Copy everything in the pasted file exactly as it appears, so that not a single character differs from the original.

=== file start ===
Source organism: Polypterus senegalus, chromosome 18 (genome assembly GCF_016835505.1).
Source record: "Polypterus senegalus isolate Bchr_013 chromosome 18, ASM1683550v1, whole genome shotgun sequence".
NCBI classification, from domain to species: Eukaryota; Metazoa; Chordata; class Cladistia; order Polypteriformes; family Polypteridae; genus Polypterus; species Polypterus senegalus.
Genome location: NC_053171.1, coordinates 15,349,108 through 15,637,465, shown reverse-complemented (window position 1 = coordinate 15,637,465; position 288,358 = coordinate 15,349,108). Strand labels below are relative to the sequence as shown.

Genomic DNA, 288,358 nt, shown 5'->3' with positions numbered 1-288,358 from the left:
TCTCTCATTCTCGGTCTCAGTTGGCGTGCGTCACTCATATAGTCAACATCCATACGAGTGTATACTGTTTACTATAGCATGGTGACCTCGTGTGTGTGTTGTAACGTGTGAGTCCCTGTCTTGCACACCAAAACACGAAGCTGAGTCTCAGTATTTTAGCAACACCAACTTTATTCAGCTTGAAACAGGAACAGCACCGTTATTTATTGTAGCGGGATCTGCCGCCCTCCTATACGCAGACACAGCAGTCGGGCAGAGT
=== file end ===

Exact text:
Source organism: Polypterus senegalus, chromosome 18 (genome assembly GCF_016835505.1).
Source record: "Polypterus senegalus isolate Bchr_013 chromosome 18, ASM1683550v1, whole genome shotgun sequence".
NCBI classification, from domain to species: Eukaryota; Metazoa; Chordata; class Cladistia; order Polypteriformes; family Polypteridae; genus Polypterus; species Polypterus senegalus.
Genome location: NC_053171.1, coordinates 15,349,108 through 15,637,465, shown reverse-complemented (window position 1 = coordinate 15,637,465; position 288,358 = coordinate 15,349,108). Strand labels below are relative to the sequence as shown.

Genomic DNA, 288,358 nt, shown 5'->3' with positions numbered 1-288,358 from the left:
TCTCTCATTCTCGGTCTCAGTTGGCGTGCGTCACTCATATAGTCAACATCCATACGAGTGTATACTGTTTACTATAGCATGGTGACCTCGTGTGTGTGTTGTAACGTGTGAGTCCCTGTCTTGCACACCAAAACACGAAGCTGAGTCTCAGTATTTTAGCAACACCAACTTTATTCAGCTTGAAACAGGAACAGCACCGTTATTTATTGTAGCGGGATCTGCCGCCCTCCTATACGCAGACACAGCAGTCGGGCAGAGT